2007, Professor, "There Is No Cure For Autism"
IOM and a Three Letter Word

Champagne Wishes and IEP Dreams

Picture_030_2By Kim Stagliano

It's back to school time! I don't know about you, but I have the bottle of bubbly chillin' in the fridge and when the school bus chugs away, so will I. 

It's hard work to fill the long summer days (which begin at 6:00am chez Stagliano) afternoons and evenings with appropriate activities for the kids. Of course, we have three children with autism - so that might skew the difficulty factor. But I know families with more than three (shout out to Mom26 in TX!) who have even MORE work than I do.  And the families with NT kids and an autie have to balance both worlds. I get to exist solely on planet autism.

I'd like to ask you to tell us a bit about the schooling your child receives.  What's happening in your district?  What methodologies does your team use? How satisfied are you? Let it fly. I'll start:

Here in Connecticut, and in Massachusetts, where we lived for the 2006 school year, the programming is far more targetted and specific to autism than it was in our well to do Ohio suburb where the kids got their first 6 years of school. The difference is startling.

We have behavior plans here. ABA paraprofessionals. Actionable IEP's that give a real snapshot of my kids' abilities.  We have autism classrooms, rather than lumping the kids all together, regardless of diagnosis and teaching style requirements.  And for the moment, we seem to have enough funding. Although that could change at any moment.

So, no choosing sides here. No camps. No arguments. Thrill us and use your own name in the comments. We all have to educate our kids.

Your turn.

Kim Stagliano is editor of Rescue Post and mom to three daughters with autism.  She writes for Huffington Post and writes fiction and spends a lot of time cleaning up sticky messes.

Comments

anonymous A Dedicated Teacher

I am a special education teacher in d75, the NYC Dept. of Education. I am one of those dedicated teachers that Ms. Yellis is writing about. I have ABA classroom. I really enjoy working with children with Autism and have been doing so for a few years now. I have attended several workshops and seminars related to Autism. Recently, I decided to do Early Intervention, since I was formerly a preschool teacher and I wanted to have the opportunity to work in a 1:1 setting. I began working with a 4 year old; (5X60) Perfect! And close to home. I felt it was going very well. I had successfully "paired" with the child, and was working on assessment, using the ABLLS.
Mom and I were working closely on a behavior plan for dinnertime, as well as a "first/then" board, and a visual, picture schedule to assist this young child with transitions. I put a lot of time and effort into this, as I feel how important it is. Suddenly, I received a phone call from the agency I work through, telling me that the Great Neck school district no longer wants to work with my agency. I was heart-broken. Even though it had only been a few weeks, I was dedicated to this child and his family. Without speaking to me, Great Neck terminated my position; something to do with the Agency, I am not even sure. Surprisingly, I ran across your comments this weekend and wanted to share my unfortunate story with you. I spoke to Mom, and she said that services resumed today, but her son was asking for me.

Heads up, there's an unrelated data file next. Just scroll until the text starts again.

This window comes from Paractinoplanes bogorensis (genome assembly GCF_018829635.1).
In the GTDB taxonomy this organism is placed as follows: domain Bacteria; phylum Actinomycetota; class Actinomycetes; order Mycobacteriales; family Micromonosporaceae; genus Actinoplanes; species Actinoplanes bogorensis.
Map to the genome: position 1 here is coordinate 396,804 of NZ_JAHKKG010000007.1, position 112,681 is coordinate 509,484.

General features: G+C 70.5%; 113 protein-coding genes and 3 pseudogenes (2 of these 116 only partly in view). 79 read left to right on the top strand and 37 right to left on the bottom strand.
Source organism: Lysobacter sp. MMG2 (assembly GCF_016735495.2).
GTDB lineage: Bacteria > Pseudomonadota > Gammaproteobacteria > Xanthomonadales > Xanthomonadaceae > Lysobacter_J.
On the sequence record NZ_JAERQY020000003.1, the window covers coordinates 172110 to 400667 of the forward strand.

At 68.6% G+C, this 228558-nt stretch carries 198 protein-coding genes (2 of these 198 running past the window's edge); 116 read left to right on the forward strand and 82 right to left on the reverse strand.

Christine Heeren

I agree with Diana. I live on Long Island too and the school district puts a lot into my son.

I cannot wait until the first day of school. It IS hard to find things for him to do everyday. Kim, you have three and I have one- so one might think it's easier for you since your kids can play together. But, I know many times kids with autism have a hard time playing together- with typical or non-typical kids the same.

Summer is almost over!!!!! A few more days.

Diane Yellis

Here in Great Neck located on the north shore of Long Island (or Wrong Island as my husband calls it) our funding is good and we have an AMAZING assistant superintendent of schools responsible for special ed who meets regularly with parents of autistic kids. He's great and is truly trying to make things as best as they can be for our kids and their education. Our big problems lies in the home services, or "related services" as its called on my daughter's IEP. She's still a CPSE kid as she's only 4.5 so her home services are paid for by Nassau County. They pour the money on these kids,too, so that's not the problem. The problem is the agencies and the reliability of the therapists. The agencies collect fifty percent of the therapists' salaries (paid by the county). They send a therapist (thank you very much) and then never look back. They have no idea if the job is being done well or at all. They just take their 50% and walk away. The therapists who are committed are great, the others, well....let's just say we been disappointed a couple of times and don't know when that will happen again. I think, if you're asking for my thoughts here, that these agencies who are collecting A LOT of money on the hours they bill out, should be responsible for the quality of the home services and should be required to send a supervisor to the home on a regular basis to make sure things are being done appropriately.
In terms of school based program...also good as far as my daughter is concerned. She's intergrated with support and is thriving. Its what I want for her. Ok. There. I ended on a positive note.
Diane

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